Aluminum giant Alcoa announced yesterday that its plans for constructing a smelter with the production capacity of 250,000 tons per year at Bakki near Húsavík in northeast Iceland have been called off.
The construction of the Alcoa smelter in Reydarfjördur, east Iceland. Copyright: Icelandic Photo Agency.
CEO of Alcoa Iceland Tómas Már Sigurdsson told Morgunbladid that the decision is very disappointing but that it was unavoidable considering that sufficient energy could not be obtained—at least, not at an acceptable price, Fréttabladid added.
“Landsvirkjun [the national power company] has made a declaration of intent on selling the energy in the north to other projects and there hasn’t been a declaration of intent for our project for some time, neither from Landvirkjun nor the government,” Sigurdsson said.
“It is therefore clear that the conditions we laid out in the beginning are no longer at hand and therefore we don’t have any other option but to formally withdraw from this project,” he added.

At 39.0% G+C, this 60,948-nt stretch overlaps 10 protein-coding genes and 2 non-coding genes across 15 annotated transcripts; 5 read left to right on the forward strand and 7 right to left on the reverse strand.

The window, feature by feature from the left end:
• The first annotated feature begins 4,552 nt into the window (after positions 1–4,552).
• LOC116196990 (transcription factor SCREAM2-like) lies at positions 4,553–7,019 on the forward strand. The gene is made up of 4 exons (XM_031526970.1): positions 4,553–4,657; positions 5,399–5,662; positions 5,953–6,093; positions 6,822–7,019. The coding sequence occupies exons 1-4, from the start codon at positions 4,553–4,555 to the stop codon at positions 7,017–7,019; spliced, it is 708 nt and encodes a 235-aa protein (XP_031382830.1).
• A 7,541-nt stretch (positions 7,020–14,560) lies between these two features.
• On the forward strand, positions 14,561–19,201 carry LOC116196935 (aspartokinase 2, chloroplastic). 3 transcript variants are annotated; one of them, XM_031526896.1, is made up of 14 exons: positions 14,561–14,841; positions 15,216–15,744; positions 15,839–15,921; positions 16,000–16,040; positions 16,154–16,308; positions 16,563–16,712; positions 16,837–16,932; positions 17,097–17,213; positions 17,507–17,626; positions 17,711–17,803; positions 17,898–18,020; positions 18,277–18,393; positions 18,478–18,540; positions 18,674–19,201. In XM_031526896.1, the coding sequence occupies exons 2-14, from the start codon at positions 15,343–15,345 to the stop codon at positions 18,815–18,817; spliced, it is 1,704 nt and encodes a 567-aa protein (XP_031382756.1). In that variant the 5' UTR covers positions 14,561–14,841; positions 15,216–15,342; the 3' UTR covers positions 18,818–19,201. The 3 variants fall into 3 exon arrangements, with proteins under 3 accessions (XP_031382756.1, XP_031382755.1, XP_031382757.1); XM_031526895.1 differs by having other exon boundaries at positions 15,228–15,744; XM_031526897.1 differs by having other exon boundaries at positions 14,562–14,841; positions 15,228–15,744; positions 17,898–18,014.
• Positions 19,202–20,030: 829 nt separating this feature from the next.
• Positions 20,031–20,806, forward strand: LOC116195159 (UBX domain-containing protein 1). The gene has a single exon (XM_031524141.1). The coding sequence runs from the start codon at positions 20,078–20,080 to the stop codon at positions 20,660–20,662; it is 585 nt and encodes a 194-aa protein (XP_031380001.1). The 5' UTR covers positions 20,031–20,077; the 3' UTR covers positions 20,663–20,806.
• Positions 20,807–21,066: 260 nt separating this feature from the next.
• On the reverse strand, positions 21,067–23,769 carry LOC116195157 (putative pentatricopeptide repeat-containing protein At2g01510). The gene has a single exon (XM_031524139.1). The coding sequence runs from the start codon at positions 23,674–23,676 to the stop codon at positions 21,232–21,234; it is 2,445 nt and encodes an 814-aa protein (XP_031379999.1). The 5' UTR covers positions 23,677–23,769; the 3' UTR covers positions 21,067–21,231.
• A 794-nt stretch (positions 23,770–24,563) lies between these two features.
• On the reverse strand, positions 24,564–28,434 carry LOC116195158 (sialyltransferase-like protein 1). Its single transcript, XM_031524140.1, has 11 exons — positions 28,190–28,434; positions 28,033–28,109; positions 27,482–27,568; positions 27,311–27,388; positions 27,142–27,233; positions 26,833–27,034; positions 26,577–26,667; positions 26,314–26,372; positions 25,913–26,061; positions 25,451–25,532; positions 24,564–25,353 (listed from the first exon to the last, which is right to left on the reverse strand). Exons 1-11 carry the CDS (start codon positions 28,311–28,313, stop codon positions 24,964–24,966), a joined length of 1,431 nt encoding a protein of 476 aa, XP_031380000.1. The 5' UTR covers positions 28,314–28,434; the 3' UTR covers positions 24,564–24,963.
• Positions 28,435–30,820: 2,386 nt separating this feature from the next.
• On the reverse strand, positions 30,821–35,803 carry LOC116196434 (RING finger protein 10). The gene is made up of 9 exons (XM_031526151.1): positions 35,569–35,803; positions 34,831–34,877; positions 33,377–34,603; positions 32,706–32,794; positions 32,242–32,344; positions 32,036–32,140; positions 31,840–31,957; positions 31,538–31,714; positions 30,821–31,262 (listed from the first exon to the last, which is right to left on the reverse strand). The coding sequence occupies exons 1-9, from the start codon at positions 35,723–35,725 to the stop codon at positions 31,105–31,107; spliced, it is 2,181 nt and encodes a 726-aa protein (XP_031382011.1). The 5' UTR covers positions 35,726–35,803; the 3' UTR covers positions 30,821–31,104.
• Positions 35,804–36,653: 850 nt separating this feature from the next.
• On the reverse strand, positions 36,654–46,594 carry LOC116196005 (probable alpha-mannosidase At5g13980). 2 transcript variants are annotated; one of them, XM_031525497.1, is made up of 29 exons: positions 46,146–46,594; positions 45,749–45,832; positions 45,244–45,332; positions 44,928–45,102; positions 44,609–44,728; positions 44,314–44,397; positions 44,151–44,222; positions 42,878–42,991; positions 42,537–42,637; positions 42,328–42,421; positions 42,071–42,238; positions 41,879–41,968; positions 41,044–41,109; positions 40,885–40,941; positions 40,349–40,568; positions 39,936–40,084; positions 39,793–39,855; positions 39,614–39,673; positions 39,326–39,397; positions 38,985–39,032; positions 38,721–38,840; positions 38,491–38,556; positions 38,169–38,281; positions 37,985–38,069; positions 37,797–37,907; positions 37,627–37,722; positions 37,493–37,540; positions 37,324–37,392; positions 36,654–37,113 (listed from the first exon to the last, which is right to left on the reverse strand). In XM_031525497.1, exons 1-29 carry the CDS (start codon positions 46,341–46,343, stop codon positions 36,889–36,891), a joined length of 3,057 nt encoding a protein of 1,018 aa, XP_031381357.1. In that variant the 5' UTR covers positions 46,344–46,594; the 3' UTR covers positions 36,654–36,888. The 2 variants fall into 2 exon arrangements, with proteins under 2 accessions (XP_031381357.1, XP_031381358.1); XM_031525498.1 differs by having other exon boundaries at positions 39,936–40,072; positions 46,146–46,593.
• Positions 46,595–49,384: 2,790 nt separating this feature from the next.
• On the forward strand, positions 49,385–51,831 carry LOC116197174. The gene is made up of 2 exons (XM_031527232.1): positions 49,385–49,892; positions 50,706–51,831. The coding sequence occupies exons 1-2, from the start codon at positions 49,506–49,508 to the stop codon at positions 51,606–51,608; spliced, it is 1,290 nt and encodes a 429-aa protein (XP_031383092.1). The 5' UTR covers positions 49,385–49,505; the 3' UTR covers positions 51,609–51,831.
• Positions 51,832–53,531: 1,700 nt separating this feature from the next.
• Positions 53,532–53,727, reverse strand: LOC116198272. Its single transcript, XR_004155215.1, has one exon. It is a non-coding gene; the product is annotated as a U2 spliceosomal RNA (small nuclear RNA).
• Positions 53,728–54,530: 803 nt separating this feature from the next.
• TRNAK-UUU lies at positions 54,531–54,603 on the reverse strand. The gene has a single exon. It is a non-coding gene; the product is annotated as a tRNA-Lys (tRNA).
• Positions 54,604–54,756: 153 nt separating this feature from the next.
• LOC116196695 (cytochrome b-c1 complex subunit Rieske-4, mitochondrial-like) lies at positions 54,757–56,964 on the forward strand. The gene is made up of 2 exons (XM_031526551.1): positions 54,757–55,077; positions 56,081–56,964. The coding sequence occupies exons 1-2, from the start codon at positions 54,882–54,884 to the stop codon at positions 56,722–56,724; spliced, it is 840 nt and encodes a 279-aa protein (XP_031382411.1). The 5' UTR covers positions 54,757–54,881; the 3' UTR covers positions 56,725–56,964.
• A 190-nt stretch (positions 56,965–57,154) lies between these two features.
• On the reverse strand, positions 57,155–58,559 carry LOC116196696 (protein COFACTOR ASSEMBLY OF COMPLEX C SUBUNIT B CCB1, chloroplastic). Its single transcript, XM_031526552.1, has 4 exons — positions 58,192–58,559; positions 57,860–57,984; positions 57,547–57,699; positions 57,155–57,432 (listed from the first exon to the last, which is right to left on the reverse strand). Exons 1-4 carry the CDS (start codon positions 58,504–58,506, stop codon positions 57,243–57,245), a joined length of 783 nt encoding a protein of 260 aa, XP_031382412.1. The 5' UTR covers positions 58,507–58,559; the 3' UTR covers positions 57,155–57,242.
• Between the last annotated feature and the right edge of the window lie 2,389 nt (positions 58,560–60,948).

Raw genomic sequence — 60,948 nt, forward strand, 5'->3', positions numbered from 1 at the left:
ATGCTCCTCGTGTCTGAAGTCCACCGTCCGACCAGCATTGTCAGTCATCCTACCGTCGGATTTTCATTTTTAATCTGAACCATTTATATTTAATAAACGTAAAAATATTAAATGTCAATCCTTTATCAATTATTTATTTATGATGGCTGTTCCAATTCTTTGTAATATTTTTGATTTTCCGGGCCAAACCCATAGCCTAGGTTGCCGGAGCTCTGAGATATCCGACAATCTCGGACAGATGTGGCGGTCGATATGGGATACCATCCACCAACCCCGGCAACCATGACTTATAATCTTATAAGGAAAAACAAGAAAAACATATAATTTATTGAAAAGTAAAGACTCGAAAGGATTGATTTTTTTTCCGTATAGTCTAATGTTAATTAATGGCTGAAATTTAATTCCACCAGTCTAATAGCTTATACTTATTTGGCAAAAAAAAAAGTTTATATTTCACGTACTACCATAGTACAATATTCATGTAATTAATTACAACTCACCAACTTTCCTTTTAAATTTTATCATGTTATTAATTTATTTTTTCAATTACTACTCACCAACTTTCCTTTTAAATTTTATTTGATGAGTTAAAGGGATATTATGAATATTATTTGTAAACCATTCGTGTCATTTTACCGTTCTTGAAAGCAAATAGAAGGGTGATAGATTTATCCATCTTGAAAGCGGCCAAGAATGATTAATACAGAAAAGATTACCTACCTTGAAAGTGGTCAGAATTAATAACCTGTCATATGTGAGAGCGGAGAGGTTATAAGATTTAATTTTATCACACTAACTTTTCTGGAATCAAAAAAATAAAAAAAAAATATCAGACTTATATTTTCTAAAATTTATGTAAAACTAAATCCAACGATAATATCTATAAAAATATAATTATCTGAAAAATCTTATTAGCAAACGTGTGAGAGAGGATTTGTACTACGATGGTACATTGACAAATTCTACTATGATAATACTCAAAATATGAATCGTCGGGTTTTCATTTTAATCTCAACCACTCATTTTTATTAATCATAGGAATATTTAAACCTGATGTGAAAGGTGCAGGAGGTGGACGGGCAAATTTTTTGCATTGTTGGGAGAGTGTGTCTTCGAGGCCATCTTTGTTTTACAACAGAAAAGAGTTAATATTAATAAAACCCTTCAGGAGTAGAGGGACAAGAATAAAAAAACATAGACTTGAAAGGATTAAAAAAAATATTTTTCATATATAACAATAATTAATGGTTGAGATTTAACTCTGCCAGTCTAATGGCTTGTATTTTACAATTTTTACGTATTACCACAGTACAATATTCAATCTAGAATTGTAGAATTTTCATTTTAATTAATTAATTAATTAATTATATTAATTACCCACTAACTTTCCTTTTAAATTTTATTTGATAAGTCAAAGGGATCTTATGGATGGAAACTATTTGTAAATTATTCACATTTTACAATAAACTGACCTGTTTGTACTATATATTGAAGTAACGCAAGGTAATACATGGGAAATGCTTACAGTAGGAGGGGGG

Preparations for an aluminum smelter at Bakki began in 2005 and Alcoa has contributed more than ISK 1 billion (USD 8.6 million, EUR 6.3 million) to the project. Eventually they were offered half the energy they required for the smelter planned.
Bergur Elías Ágústsson, who chairs the local council of Nordurthing municipality, agrees that the decision is disappointing, adding that the majority of the municipality’s inhabitants supported it.
Ágústsson told Fréttabladid that their goal remains unchanged, to create 600-800 jobs in the region. They will continue to work towards the energy in the area being used for energy-intensive industries.
Minister of Industry Katrín Júlíusdóttir commented that Alcoa’s decision did not come as a surprise, to which CEO of Landsvirkjun Hördur Arnarson agreed.
Arnarson added that negotiations are taking place with five other companies on energy purchase but it has been clear for some time that Alcoa was no longer in the picture.
Click here to read more about the energy and potential energy-intensive projects at Bakki.